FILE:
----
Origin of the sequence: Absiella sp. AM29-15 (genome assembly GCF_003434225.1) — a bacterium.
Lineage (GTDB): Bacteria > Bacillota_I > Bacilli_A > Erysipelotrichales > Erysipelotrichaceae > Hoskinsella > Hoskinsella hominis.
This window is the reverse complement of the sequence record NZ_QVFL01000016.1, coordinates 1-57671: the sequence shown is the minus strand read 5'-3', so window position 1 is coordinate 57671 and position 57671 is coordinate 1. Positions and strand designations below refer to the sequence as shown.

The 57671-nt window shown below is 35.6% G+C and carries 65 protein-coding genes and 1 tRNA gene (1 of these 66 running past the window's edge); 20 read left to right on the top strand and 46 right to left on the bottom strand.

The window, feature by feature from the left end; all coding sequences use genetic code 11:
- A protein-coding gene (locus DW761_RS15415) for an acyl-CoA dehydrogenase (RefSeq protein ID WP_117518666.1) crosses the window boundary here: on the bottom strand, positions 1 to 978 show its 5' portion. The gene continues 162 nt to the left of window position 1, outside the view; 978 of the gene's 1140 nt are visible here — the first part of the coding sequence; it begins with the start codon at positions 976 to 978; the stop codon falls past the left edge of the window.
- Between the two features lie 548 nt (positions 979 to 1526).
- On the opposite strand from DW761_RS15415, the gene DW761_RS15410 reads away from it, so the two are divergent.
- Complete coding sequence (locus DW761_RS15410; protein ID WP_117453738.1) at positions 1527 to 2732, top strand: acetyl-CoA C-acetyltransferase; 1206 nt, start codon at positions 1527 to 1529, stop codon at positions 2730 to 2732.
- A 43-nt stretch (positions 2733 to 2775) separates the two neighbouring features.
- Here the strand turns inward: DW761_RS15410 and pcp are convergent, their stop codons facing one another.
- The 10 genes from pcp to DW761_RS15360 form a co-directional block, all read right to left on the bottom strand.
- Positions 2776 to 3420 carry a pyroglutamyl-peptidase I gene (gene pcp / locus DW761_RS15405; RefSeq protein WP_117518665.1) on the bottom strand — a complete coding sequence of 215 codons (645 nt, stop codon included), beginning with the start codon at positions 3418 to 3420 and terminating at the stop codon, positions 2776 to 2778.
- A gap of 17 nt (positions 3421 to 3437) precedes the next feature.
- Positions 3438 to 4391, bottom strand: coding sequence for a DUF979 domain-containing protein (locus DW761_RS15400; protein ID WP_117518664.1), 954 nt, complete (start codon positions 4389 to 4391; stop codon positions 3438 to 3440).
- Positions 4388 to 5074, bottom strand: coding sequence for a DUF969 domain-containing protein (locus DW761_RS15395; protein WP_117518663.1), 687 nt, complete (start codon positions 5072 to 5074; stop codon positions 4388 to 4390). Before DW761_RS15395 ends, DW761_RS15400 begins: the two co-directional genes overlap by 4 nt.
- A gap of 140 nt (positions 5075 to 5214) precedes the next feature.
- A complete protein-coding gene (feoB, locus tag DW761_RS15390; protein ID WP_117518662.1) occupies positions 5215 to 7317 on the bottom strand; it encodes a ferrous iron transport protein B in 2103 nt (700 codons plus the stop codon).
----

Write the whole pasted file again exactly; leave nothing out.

Origin of the sequence: Absiella sp. AM29-15 (genome assembly GCF_003434225.1) — a bacterium.
Lineage (GTDB): Bacteria > Bacillota_I > Bacilli_A > Erysipelotrichales > Erysipelotrichaceae > Hoskinsella > Hoskinsella hominis.
This window is the reverse complement of the sequence record NZ_QVFL01000016.1, coordinates 1-57671: the sequence shown is the minus strand read 5'-3', so window position 1 is coordinate 57671 and position 57671 is coordinate 1. Positions and strand designations below refer to the sequence as shown.

The 57671-nt window shown below is 35.6% G+C and carries 65 protein-coding genes and 1 tRNA gene (1 of these 66 running past the window's edge); 20 read left to right on the top strand and 46 right to left on the bottom strand.

The window, feature by feature from the left end; all coding sequences use genetic code 11:
- A protein-coding gene (locus DW761_RS15415) for an acyl-CoA dehydrogenase (RefSeq protein ID WP_117518666.1) crosses the window boundary here: on the bottom strand, positions 1 to 978 show its 5' portion. The gene continues 162 nt to the left of window position 1, outside the view; 978 of the gene's 1140 nt are visible here — the first part of the coding sequence; it begins with the start codon at positions 976 to 978; the stop codon falls past the left edge of the window.
- Between the two features lie 548 nt (positions 979 to 1526).
- On the opposite strand from DW761_RS15415, the gene DW761_RS15410 reads away from it, so the two are divergent.
- Complete coding sequence (locus DW761_RS15410; protein ID WP_117453738.1) at positions 1527 to 2732, top strand: acetyl-CoA C-acetyltransferase; 1206 nt, start codon at positions 1527 to 1529, stop codon at positions 2730 to 2732.
- A 43-nt stretch (positions 2733 to 2775) separates the two neighbouring features.
- Here the strand turns inward: DW761_RS15410 and pcp are convergent, their stop codons facing one another.
- The 10 genes from pcp to DW761_RS15360 form a co-directional block, all read right to left on the bottom strand.
- Positions 2776 to 3420 carry a pyroglutamyl-peptidase I gene (gene pcp / locus DW761_RS15405; RefSeq protein WP_117518665.1) on the bottom strand — a complete coding sequence of 215 codons (645 nt, stop codon included), beginning with the start codon at positions 3418 to 3420 and terminating at the stop codon, positions 2776 to 2778.
- A gap of 17 nt (positions 3421 to 3437) precedes the next feature.
- Positions 3438 to 4391, bottom strand: coding sequence for a DUF979 domain-containing protein (locus DW761_RS15400; protein ID WP_117518664.1), 954 nt, complete (start codon positions 4389 to 4391; stop codon positions 3438 to 3440).
- Positions 4388 to 5074, bottom strand: coding sequence for a DUF969 domain-containing protein (locus DW761_RS15395; protein WP_117518663.1), 687 nt, complete (start codon positions 5072 to 5074; stop codon positions 4388 to 4390). Before DW761_RS15395 ends, DW761_RS15400 begins: the two co-directional genes overlap by 4 nt.
- A gap of 140 nt (positions 5075 to 5214) precedes the next feature.
- A complete protein-coding gene (feoB, locus tag DW761_RS15390; protein ID WP_117518662.1) occupies positions 5215 to 7317 on the bottom strand; it encodes a ferrous iron transport protein B in 2103 nt (700 codons plus the stop codon).